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Re: CONLANG Digest - 9 May 2000

From:Nik Taylor <fortytwo@...>
Date:Thursday, May 11, 2000, 22:44
Muke Tever wrote:
> But if we're talking about a spelling reform to reflect _pronunciation_, then > the important part is the speech and not the current orthography! ;p
YES! That was my point exactly. A spelling reform would sever American and British orthography, even if both sides happened to choose the exact same conventions.
> Nonsense! You're not going to forget how to read!
I won't. But what about my kids, who only learn New Spelling? Unless someone goes "translates" an old book, they're cut off from that.
> All earlier literature can stay just the way it is.
Then only people born before the reform could read it. After about a century, we'd all be dead, and there'd be no one left who could read it.
> Your great-grandchildren will learn "Third-Millennium" English in school, read > it everywhere, and have "Old Modern" English as a second language
Preposterous! Who learns Middle English in school? A few people might learn Old Spelling, but not many.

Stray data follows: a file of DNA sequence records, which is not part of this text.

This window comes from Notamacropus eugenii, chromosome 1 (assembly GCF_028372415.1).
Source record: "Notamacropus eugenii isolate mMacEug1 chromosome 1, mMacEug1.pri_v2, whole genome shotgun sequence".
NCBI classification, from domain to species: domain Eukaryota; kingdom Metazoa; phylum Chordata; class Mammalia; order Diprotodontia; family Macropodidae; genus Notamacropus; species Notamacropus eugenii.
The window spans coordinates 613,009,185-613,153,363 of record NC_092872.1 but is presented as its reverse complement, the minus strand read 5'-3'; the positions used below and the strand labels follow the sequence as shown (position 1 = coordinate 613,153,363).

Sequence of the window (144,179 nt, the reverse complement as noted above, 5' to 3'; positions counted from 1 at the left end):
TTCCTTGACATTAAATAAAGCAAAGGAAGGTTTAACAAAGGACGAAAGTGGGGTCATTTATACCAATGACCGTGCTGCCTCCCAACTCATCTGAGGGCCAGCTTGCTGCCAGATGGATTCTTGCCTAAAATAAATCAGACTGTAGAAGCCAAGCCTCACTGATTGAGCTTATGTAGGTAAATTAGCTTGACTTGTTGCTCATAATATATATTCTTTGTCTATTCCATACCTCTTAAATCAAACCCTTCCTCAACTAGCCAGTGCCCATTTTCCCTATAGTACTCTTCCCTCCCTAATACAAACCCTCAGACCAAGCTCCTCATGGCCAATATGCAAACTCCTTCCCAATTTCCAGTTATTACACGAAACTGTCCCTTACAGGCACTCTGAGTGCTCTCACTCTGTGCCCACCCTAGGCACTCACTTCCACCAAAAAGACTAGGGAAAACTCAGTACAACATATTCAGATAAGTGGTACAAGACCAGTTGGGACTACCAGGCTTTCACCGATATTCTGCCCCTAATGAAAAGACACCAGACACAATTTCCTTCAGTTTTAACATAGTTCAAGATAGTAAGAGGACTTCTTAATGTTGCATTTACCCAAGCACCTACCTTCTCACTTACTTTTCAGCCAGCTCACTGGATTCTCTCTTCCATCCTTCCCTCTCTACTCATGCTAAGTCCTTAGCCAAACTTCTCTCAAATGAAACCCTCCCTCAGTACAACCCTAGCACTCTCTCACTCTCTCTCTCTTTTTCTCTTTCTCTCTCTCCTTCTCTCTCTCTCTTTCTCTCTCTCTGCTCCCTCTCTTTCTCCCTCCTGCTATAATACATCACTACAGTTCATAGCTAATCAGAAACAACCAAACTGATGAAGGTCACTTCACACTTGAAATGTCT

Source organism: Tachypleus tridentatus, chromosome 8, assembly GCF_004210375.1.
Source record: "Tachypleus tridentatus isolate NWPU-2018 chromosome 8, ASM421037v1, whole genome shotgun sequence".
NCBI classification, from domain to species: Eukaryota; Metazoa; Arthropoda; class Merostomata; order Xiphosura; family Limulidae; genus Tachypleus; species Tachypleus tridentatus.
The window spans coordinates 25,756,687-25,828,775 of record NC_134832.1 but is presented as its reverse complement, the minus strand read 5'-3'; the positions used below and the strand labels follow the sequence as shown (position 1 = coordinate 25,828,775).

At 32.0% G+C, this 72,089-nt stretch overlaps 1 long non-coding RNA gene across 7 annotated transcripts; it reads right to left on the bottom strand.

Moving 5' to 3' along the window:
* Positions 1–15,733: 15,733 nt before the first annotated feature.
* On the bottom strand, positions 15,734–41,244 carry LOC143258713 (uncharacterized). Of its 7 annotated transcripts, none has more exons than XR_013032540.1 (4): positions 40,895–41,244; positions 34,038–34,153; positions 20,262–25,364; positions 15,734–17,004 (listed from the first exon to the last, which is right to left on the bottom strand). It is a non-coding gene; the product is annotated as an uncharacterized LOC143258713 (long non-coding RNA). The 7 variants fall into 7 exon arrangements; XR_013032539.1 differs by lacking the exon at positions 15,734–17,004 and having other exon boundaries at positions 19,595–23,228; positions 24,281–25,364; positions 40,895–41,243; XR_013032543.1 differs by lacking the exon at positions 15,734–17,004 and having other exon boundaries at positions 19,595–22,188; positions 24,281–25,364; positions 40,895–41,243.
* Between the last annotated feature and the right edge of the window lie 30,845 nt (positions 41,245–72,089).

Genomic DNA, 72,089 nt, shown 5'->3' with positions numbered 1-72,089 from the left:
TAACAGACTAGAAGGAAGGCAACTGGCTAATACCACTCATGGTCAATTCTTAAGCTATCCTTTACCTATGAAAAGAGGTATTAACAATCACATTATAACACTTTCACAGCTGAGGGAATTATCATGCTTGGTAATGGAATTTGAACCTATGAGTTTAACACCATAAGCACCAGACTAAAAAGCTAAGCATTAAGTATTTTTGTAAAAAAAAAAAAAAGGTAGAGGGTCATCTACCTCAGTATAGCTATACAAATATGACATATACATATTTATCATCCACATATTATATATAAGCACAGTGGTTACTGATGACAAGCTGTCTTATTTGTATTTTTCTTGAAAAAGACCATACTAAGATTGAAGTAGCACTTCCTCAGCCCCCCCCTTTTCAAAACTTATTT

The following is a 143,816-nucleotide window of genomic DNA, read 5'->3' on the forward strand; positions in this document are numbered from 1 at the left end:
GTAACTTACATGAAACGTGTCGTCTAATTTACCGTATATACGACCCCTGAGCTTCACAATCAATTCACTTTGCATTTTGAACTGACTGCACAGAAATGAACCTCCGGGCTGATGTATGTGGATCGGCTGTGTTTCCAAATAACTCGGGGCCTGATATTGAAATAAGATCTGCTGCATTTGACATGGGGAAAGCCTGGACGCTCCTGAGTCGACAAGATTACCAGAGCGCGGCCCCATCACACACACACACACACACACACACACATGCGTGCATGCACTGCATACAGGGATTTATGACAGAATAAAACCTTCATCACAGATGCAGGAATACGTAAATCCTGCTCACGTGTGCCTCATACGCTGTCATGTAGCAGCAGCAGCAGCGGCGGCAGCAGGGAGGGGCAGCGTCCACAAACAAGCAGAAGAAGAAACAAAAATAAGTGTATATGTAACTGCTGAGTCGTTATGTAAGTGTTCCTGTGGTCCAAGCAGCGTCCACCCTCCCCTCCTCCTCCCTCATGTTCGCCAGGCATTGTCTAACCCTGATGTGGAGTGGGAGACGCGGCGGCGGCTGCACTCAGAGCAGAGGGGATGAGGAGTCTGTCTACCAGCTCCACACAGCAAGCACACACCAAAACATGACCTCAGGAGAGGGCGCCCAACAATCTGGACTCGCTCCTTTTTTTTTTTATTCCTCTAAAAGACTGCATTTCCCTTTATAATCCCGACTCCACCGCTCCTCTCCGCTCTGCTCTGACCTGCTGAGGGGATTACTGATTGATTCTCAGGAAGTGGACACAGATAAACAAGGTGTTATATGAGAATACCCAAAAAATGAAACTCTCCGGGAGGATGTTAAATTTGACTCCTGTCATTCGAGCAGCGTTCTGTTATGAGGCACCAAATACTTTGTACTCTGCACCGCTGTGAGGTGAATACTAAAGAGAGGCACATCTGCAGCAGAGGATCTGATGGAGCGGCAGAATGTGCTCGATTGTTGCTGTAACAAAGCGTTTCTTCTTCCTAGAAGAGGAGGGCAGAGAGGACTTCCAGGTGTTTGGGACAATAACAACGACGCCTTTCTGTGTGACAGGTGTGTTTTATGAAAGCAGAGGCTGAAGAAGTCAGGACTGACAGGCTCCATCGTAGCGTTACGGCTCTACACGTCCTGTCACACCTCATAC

> But really... when Latin became Spanish or French, what did people do? When > {frater} starts sounding like {fradre}, {fredre}, then {frère}, it might seem > "nice" to keep people from having to relearn to read, but "frère" isn't > "frater" anymore and French isn't Latin anymore...
First off, most people DIDN'T have to relearn to read, because they didn't know how to read. Second, Latin was seen as a separate language from the vulgar language, third, Latin and French, etc. were very distinct languages in vocabulary, grammar, etc. Fourth, Latin was preserved for some time as an international language of the educated.
> >Small changes, like "tho", > >"nite", "dout", "det", "iland" are more reasonable. > > Not "iland". It's no good trying to "fix" bad spellings with _irregular_ > constructions.
Uhhh ... Iland is the original spelling.
> Even _not_ all or nothing! Just _consistent_. It's no use getting rid of one > silent {gh} and leaving all the others in!
Ah. Well, I sort of agree. However, _igh_ *does* have a useful, *consistent* function as a way of indicating /aj/. It helps, IMO, to have preserve distinctions between words like "write" and "right". -ugh has no consistent function, and so it makes sense to drop it. -- "If the stars should appear one night in a thousand years, how would men believe and adore, and preserve for many generations the remembrance of the city of God!" - Ralph Waldo Emerson ICQ: 18656696 AIM Screen-Name: NikTailor